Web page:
Practical Advantages of Justification by Faith
Romans 5:1-8:39

1. Salvation from wrath (5:1-21): CHANGE OF PROSPECT (because of God's love manifested in Christ).

a. Chain of blessings of justification by faith, culminating in salvation from wrath of God (vs. 1-11).

  • Peace with God through Christ (v. 1).
  • Access into the grace wherein we stand (v. 2).
  • Rejoicing in hope of the glory of God (v. 2; cf. 18:17-29).
  • Rejoicing in tribulations also --because they work steadfastness, approvedness, hope -- and hope does not put us to shame, because God's love has been shed abroad in our hearts by the Holy Spirit which has been given to us (vs. 3-5; cf. Chapter 8:31-39).
  • Reason for the hope of the glory of God (vs. 6-11).
    1. While we were weak and ungodly Christ died for us because of God's love for us (vs. 6-8).
    2. Now that we have been justified and reconciled by Christ's death, much more, then, shall we be saved by his life from the wrath of God (vs. 9-11).
b. Blessings of justification by faith made possible by Christ's undoing of ruin wrought by Adam, and more (vs. 12-21).
Sin was introduced by Adam, and death by sin, and death passed to all men because all sinned (vs. 12-14).
  • (This was true before the time of the Law of Moses (which caused sin to abound, v. 20, but did not introduce either it or universal death) (vs. 13-14).
  • Before (achri, until, or to the extent of) law, sin was in the world; but sin is not imputed when there is no law (vs. 13) -- hence, no law between Adam and Moses the violation of which accounts for universal death before Moses.
  • (c) Nevertheless death reigned (between Adam and Moses)even over those whose sins were not like Adam's (vs. 14) -- not entailing the death penalty.
  • (d) Adam, a type of Christ (v. 14b) -- Adam, the physical head of redeemed humanity (1 Corinthians. 11:3), resulting in humanity's solidarity with Adam the same as redeemed humanity's solidarity with Christ (see 1 Corinthians. 15:21-22) -- meaning all men sinned in Adam as a representative of the human race (as Levi paid tithes through Abraham while still in the loins of the latter, Hebrews. 7:9-10).
  • (e) NOTE: The physical relationship of humanity with Adam does not extend to the spirit of men, which comes from God without doing so through human parentage (Hebrews. 12:9).
(2) Influence of Christ is the reverse of that of Adam, and exceeds it (vs. 15-17).
  1. (a) Free gift of Christ not like the trespass of Adam; it abounds in grace more than the latter results in death (v. 13).
  2. Free gift of Christ followed many trespasses, bringing justification; judgment followed one sin of Adam, beginning condemnation (v. 16)
  3. By the trespass of one (Adam), death reigned through the one; those who receive grace and the gift of righteousness will much more reign in life through one, Jesus Christ (v. 17).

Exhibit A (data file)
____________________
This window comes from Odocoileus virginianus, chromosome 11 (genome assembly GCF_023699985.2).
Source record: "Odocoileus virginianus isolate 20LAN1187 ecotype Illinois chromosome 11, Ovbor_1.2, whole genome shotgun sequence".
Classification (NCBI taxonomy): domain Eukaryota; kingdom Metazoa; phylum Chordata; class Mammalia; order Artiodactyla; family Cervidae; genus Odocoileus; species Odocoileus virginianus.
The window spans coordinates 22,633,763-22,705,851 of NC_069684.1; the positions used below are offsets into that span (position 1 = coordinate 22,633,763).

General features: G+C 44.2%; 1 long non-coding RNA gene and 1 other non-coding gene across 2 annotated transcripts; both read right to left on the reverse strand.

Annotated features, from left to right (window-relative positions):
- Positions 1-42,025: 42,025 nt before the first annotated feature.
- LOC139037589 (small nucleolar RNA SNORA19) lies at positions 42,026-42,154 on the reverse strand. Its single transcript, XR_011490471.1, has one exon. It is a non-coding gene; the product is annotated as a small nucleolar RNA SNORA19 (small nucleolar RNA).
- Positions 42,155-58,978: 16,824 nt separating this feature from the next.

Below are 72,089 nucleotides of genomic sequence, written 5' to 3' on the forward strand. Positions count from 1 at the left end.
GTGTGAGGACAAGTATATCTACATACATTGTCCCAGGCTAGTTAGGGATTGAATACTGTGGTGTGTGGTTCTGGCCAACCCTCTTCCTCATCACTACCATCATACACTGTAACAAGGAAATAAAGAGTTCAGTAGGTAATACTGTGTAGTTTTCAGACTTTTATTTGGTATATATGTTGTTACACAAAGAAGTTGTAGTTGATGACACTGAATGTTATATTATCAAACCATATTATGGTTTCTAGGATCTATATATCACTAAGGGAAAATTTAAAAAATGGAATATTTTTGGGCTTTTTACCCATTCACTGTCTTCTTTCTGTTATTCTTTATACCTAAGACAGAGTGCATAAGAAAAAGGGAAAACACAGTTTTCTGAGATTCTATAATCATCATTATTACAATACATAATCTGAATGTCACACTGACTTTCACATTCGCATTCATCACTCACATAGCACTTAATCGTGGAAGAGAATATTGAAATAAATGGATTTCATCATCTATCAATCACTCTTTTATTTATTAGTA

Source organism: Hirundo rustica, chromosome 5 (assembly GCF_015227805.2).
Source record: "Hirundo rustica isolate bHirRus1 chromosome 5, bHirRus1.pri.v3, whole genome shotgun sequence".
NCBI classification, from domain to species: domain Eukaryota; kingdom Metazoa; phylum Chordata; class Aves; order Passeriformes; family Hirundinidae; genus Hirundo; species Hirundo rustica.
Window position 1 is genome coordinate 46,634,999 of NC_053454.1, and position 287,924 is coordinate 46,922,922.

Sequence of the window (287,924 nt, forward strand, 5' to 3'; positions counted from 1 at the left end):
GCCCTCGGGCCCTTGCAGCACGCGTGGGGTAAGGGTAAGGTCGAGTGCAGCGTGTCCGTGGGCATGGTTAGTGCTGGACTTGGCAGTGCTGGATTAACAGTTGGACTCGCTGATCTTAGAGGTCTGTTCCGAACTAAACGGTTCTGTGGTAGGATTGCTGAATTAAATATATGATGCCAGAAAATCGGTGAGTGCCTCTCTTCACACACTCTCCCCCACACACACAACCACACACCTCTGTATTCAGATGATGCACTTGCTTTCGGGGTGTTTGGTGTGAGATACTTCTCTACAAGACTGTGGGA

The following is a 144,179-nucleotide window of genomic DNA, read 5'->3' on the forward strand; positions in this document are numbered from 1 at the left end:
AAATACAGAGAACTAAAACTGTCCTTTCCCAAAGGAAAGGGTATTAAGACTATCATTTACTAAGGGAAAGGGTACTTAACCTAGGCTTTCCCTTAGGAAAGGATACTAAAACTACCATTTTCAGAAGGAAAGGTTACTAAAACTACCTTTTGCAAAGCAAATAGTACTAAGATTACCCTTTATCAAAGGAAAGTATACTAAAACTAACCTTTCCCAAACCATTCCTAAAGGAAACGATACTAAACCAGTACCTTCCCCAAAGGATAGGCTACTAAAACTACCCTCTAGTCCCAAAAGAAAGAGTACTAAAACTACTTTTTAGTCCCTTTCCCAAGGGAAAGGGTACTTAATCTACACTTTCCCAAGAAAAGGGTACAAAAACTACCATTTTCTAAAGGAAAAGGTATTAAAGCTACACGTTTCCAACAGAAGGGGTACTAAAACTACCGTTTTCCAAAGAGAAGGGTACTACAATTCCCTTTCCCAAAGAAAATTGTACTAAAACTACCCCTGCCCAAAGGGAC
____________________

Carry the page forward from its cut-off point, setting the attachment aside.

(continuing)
(3) Summary and conclusion (vs. 18-21).
  1. (a) One man's trespass led to condemnation of all men; one man's act of righteousness leads to justification unto life for all men (v. 18).
  2. By one man's disobedience, the many were made sinners; by the obedience of one, many shall be made righteous (v. 19).
  3. Law came in besides (in addition to Adam's sin), and caused the trespass to abound; but where sin abounded, grace abounded more exceedingly (v. 20).
  4. As sin reigned in death, grace may reign through righteousness Justification) unto eternal life through Jesus Christ our Lord (v. 21).

2. Freedom from sin (6:1-23): CHANGE OF MASTERS (in baptism).

a. Through baptism (vs. 1-11).

(1) In our death to sin (vs. 1-3).
(2) In our resurrection to a new life (v. 4).
(3) In our close and intimate union with Christ (v. 5).
(4) In the crucifixion of our old man (v. 6).
(5) In our being delivered from sin as our master (
(6) In the example of Christ which we have received as our rule of life (vs. 8-11).
b. To serve righteousness (vs. 12-23).
  1. (1) Possibility imposes obligation (vs. 12-13, cf. 8:12-17)
  2. Possible because not under law but under grace (b. 14; cf. Chapters 7-8).
  3. Enjoyed in connection with obedience to form of doctrine unto which delivered (vs. 15-21).
  4. Resulting in sanctification now and in eternal life hereafter (vs. 22-23; cf. 1 Thessalonians 4:3-8 with reference to sanctification).

3. Deliverance from law (7:1-25): CHANGE OF MARRIAGE PARTNERS (through the body of Christ).

    a. As death dissolves previous marriage and allows remarriage of the living, we become dead to the law through the body of Christ and live again with him (becoming identified with him in both his death and resurrection through baptism, 6:3-5,11), that we should be joined (married) to another (even Christ), in order to bring forth fruit unto God--which we could not do when in the flesh, which was the case under the law, which stimulated the motions of sin in our members, bringing forth death--but now we are delivered from the law, that we should serve in newness of spirit, not in oldness of letter (vs. 1-6).
  1. b. This does not mean the law is sinful, but rather it defines sin, stimulates and increases it and the consciousness of it, which results in death (spiritual death in addition to the death of the body wrought be Adam's sin) (vs. 7-13).